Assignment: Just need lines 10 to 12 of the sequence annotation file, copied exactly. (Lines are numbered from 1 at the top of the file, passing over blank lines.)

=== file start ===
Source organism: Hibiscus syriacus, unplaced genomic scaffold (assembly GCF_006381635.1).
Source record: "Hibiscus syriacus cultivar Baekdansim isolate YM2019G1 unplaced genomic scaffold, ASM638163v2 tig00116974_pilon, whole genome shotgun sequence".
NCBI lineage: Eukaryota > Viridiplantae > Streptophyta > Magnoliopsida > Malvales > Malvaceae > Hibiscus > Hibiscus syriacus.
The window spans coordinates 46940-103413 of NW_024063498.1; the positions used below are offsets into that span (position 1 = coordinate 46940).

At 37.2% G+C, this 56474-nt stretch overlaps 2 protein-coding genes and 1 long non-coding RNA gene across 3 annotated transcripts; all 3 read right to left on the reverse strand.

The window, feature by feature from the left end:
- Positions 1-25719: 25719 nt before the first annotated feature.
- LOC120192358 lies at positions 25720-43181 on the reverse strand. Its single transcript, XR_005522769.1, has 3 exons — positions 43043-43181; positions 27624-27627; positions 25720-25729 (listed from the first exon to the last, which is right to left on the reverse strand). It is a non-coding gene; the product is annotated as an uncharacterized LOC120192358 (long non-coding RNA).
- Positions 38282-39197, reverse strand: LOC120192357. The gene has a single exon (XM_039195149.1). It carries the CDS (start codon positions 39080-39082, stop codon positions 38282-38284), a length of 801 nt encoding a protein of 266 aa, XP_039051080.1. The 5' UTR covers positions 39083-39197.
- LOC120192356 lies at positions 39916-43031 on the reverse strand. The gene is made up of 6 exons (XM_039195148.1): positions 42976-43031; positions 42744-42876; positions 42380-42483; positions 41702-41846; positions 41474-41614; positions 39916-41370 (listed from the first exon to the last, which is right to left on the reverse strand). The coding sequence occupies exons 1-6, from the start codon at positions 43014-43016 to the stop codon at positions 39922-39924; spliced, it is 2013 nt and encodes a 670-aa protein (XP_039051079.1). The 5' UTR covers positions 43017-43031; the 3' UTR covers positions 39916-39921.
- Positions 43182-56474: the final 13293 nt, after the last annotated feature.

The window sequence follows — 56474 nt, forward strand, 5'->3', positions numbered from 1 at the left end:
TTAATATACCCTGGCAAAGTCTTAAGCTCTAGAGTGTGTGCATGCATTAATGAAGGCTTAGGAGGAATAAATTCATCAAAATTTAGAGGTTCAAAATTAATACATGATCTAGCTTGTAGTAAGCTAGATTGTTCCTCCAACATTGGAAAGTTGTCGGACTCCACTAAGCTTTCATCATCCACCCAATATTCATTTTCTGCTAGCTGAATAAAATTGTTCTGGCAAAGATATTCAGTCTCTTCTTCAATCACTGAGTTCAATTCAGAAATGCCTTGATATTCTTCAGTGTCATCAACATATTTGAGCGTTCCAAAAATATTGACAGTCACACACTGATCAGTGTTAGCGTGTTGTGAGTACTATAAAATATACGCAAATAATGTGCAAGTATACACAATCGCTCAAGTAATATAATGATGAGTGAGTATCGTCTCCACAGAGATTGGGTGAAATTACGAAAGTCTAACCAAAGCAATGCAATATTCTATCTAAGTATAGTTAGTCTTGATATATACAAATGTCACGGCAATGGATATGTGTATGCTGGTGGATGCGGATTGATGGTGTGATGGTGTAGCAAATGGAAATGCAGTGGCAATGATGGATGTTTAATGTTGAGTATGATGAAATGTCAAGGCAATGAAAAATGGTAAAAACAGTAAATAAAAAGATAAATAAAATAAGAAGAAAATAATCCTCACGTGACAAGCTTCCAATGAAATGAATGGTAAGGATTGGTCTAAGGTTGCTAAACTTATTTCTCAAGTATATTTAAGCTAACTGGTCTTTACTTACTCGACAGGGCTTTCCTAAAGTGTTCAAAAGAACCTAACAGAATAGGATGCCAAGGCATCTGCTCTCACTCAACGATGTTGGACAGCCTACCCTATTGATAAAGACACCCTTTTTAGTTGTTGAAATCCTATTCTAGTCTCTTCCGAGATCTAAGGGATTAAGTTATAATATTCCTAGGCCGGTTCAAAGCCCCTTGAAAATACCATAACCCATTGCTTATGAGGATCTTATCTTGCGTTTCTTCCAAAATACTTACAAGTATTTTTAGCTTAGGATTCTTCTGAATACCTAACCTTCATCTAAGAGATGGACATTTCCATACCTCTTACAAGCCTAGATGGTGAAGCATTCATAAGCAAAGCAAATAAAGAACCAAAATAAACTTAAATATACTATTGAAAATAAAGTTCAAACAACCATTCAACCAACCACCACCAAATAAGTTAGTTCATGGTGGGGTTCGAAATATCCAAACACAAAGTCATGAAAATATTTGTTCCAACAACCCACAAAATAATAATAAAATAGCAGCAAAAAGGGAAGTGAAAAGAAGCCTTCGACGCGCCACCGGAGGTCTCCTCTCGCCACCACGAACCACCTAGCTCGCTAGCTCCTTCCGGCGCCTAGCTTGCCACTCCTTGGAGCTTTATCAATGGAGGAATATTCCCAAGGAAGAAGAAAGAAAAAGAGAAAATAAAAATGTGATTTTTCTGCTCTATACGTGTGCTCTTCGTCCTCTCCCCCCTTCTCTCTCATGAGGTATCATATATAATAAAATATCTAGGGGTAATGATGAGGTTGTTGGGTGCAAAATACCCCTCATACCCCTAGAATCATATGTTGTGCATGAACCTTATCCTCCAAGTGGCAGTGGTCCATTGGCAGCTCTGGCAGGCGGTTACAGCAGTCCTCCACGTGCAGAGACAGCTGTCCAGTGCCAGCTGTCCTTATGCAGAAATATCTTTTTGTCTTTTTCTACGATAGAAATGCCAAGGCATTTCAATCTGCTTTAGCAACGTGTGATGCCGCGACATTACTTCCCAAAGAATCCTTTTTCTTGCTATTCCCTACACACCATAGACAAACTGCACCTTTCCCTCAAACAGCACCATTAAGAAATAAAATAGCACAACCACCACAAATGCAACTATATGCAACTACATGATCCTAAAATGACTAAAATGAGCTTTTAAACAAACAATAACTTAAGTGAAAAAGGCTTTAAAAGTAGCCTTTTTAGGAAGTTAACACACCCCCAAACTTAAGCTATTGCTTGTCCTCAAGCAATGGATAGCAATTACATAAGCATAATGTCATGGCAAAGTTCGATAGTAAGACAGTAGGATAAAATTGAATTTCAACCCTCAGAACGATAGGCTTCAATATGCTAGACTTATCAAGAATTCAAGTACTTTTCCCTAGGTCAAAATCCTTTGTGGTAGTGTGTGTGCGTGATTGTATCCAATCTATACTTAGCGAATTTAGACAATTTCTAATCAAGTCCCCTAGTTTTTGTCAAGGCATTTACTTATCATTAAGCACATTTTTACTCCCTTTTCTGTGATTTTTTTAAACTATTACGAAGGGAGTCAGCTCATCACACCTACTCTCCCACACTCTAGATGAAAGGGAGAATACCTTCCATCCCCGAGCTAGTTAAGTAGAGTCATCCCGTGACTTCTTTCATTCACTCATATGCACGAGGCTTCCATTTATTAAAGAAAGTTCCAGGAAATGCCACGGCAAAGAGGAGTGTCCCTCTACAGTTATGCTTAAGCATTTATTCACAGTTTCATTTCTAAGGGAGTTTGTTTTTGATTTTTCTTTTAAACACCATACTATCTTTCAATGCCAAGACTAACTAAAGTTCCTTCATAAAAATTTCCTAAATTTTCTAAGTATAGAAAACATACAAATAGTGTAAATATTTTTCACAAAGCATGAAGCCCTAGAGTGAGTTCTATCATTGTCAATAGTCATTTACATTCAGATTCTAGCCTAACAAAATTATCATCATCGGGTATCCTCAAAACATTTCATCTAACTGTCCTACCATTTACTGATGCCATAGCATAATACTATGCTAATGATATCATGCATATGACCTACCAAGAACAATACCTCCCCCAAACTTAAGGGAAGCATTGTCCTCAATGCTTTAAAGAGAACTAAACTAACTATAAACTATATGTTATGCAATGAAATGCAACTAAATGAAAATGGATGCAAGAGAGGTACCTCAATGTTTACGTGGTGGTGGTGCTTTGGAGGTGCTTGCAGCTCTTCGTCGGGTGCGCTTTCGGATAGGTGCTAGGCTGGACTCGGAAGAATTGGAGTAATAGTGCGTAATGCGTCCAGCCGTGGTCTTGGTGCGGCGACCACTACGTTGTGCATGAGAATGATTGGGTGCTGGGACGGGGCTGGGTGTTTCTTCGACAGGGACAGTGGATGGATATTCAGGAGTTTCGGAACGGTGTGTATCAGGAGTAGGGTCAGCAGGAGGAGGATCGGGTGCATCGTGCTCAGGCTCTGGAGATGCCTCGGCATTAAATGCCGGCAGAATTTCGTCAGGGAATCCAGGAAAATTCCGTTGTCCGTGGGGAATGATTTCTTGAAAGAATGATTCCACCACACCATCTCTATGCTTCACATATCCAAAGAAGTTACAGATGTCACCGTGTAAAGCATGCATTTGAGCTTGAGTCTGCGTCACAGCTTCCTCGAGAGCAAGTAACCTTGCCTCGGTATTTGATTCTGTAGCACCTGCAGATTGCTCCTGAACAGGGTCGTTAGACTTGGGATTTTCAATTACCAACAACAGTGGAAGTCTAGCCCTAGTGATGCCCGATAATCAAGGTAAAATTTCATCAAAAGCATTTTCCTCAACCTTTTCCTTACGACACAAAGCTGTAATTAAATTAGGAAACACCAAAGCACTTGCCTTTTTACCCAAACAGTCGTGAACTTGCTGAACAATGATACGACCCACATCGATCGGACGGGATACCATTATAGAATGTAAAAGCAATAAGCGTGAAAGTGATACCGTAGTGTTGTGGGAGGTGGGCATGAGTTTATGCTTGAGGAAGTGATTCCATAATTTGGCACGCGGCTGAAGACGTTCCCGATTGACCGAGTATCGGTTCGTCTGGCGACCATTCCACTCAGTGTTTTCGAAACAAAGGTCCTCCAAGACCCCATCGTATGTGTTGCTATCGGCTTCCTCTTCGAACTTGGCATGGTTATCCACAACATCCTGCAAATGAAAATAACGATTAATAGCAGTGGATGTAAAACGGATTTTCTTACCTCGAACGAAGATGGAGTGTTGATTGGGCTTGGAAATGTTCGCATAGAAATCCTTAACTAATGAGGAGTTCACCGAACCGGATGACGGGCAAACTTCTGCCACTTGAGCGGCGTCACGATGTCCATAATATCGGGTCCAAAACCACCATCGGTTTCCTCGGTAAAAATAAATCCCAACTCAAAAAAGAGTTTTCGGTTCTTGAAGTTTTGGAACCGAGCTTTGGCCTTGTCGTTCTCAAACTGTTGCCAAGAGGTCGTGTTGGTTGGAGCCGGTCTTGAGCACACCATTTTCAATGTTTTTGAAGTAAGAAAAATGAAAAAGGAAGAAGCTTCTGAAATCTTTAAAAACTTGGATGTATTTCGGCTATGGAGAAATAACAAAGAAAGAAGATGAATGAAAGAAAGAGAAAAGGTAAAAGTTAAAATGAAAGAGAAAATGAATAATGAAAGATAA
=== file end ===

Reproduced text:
- LOC120192356 lies at positions 39916-43031 on the reverse strand. The gene is made up of 6 exons (XM_039195148.1): positions 42976-43031; positions 42744-42876; positions 42380-42483; positions 41702-41846; positions 41474-41614; positions 39916-41370 (listed from the first exon to the last, which is right to left on the reverse strand). The coding sequence occupies exons 1-6, from the start codon at positions 43014-43016 to the stop codon at positions 39922-39924; spliced, it is 2013 nt and encodes a 670-aa protein (XP_039051079.1). The 5' UTR covers positions 43017-43031; the 3' UTR covers positions 39916-39921.
- Positions 43182-56474: the final 13293 nt, after the last annotated feature.

The window sequence follows — 56474 nt, forward strand, 5'->3', positions numbered from 1 at the left end: